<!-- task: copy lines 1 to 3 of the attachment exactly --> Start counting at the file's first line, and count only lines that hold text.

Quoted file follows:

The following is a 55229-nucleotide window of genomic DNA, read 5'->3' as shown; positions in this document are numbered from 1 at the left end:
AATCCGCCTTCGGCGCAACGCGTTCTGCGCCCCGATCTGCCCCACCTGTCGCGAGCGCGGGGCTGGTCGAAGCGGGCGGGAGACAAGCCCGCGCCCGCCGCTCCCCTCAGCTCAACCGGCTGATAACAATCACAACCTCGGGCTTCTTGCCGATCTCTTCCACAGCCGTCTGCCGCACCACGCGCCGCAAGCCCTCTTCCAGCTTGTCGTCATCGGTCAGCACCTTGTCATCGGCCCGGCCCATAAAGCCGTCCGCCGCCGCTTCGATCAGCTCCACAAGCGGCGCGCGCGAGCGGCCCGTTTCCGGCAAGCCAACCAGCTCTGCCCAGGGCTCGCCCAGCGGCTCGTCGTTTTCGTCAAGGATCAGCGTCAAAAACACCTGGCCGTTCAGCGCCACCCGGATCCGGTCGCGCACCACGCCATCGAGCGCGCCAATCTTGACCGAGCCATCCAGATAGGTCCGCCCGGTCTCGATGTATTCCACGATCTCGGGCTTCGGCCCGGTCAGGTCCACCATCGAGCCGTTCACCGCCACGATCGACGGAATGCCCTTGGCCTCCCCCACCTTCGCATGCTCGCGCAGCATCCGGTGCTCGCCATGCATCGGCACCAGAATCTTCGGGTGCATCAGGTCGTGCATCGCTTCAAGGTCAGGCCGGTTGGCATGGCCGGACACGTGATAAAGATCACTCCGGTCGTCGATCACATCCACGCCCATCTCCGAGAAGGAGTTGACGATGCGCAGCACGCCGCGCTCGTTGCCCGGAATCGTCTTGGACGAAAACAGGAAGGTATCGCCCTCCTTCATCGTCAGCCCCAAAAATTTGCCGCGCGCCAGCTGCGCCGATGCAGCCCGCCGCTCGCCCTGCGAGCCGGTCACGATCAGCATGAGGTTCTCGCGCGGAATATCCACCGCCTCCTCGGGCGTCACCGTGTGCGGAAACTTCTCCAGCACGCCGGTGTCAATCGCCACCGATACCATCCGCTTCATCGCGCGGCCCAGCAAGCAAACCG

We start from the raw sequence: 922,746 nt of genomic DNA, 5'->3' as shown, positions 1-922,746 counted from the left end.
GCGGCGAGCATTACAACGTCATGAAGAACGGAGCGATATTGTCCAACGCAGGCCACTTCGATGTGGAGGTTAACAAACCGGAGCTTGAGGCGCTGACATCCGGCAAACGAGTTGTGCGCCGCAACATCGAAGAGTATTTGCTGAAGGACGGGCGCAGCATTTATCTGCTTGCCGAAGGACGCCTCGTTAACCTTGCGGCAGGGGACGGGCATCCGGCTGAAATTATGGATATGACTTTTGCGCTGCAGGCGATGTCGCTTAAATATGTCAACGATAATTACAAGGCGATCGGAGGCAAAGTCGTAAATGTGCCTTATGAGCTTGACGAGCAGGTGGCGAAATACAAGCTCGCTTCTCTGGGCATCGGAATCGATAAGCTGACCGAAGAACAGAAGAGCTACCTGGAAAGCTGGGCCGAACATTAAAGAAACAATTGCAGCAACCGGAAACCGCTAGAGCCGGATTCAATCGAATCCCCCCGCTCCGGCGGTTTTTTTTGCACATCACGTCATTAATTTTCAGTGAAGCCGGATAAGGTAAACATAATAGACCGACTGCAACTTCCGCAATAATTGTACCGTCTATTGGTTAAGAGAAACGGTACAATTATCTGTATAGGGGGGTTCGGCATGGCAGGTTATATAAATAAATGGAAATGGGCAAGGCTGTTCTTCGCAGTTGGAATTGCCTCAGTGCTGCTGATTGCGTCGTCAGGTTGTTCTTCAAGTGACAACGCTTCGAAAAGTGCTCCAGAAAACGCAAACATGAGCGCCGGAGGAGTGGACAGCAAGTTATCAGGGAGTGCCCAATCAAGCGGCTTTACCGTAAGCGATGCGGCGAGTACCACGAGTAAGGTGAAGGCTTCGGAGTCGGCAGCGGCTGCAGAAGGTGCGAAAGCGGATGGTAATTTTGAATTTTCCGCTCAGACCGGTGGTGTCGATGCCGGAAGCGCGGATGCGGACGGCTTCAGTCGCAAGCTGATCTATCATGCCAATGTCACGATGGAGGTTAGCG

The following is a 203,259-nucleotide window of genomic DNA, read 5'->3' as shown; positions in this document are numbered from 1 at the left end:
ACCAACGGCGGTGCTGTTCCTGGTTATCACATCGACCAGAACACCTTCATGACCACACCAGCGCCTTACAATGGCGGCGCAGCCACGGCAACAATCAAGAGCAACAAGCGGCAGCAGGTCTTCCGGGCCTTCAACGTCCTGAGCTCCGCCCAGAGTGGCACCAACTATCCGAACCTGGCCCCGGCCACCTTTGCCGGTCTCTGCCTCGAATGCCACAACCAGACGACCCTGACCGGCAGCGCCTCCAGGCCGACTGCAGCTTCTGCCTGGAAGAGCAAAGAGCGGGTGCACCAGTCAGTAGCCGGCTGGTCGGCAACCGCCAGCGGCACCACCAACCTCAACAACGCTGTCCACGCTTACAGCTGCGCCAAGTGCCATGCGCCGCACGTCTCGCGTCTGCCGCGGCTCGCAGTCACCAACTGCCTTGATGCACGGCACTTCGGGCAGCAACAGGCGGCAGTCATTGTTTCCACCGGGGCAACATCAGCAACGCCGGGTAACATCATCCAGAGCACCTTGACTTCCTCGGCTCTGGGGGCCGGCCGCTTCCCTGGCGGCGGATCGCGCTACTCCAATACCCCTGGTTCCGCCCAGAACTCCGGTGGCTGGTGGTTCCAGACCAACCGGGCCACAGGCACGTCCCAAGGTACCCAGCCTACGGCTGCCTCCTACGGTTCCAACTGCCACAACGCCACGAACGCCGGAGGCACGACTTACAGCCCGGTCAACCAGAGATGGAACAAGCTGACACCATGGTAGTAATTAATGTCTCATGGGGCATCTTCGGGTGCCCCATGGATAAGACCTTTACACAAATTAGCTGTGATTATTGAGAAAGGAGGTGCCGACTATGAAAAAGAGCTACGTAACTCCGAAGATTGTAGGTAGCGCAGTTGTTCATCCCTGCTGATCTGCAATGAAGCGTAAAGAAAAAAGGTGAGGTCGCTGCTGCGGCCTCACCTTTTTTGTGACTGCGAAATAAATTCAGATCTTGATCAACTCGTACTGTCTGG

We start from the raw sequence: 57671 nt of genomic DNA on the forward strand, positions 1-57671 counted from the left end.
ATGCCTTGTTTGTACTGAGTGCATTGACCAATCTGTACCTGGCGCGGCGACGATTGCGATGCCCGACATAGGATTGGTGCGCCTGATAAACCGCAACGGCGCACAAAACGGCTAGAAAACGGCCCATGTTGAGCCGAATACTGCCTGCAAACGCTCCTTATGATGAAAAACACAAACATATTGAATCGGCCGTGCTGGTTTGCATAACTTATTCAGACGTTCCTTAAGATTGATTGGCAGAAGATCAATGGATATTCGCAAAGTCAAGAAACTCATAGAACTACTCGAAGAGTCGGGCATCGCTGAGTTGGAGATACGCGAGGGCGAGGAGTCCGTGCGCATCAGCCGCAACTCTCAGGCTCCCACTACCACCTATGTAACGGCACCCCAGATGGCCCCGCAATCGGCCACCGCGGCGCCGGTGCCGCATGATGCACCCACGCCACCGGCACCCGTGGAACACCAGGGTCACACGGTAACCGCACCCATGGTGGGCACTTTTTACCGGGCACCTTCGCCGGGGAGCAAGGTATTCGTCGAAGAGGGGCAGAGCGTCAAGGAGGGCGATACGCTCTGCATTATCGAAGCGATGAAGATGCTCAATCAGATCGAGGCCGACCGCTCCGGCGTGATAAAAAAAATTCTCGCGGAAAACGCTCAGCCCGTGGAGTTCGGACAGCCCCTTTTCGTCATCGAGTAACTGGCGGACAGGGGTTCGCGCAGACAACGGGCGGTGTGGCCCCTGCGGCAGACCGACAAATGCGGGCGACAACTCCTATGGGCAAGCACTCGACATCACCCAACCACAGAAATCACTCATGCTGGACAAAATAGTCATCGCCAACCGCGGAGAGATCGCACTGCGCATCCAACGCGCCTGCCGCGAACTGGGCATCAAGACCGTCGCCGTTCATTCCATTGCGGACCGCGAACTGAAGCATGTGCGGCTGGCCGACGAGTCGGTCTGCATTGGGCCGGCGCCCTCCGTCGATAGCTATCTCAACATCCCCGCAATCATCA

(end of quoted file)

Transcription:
The following is a 55229-nucleotide window of genomic DNA, read 5'->3' as shown; positions in this document are numbered from 1 at the left end:
AATCCGCCTTCGGCGCAACGCGTTCTGCGCCCCGATCTGCCCCACCTGTCGCGAGCGCGGGGCTGGTCGAAGCGGGCGGGAGACAAGCCCGCGCCCGCCGCTCCCCTCAGCTCAACCGGCTGATAACAATCACAACCTCGGGCTTCTTGCCGATCTCTTCCACAGCCGTCTGCCGCACCACGCGCCGCAAGCCCTCTTCCAGCTTGTCGTCATCGGTCAGCACCTTGTCATCGGCCCGGCCCATAAAGCCGTCCGCCGCCGCTTCGATCAGCTCCACAAGCGGCGCGCGCGAGCGGCCCGTTTCCGGCAAGCCAACCAGCTCTGCCCAGGGCTCGCCCAGCGGCTCGTCGTTTTCGTCAAGGATCAGCGTCAAAAACACCTGGCCGTTCAGCGCCACCCGGATCCGGTCGCGCACCACGCCATCGAGCGCGCCAATCTTGACCGAGCCATCCAGATAGGTCCGCCCGGTCTCGATGTATTCCACGATCTCGGGCTTCGGCCCGGTCAGGTCCACCATCGAGCCGTTCACCGCCACGATCGACGGAATGCCCTTGGCCTCCCCCACCTTCGCATGCTCGCGCAGCATCCGGTGCTCGCCATGCATCGGCACCAGAATCTTCGGGTGCATCAGGTCGTGCATCGCTTCAAGGTCAGGCCGGTTGGCATGGCCGGACACGTGATAAAGATCACTCCGGTCGTCGATCACATCCACGCCCATCTCCGAGAAGGAGTTGACGATGCGCAGCACGCCGCGCTCGTTGCCCGGAATCGTCTTGGACGAAAACAGGAAGGTATCGCCCTCCTTCATCGTCAGCCCCAAAAATTTGCCGCGCGCCAGCTGCGCCGATGCAGCCCGCCGCTCGCCCTGCGAGCCGGTCACGATCAGCATGAGGTTCTCGCGCGGAATATCCACCGCCTCCTCGGGCGTCACCGTGTGCGGAAACTTCTCCAGCACGCCGGTGTCAATCGCCACCGATACCATCCGCTTCATCGCGCGGCCCAGCAAGCAAACCG

We start from the raw sequence: 922,746 nt of genomic DNA, 5'->3' as shown, positions 1-922,746 counted from the left end.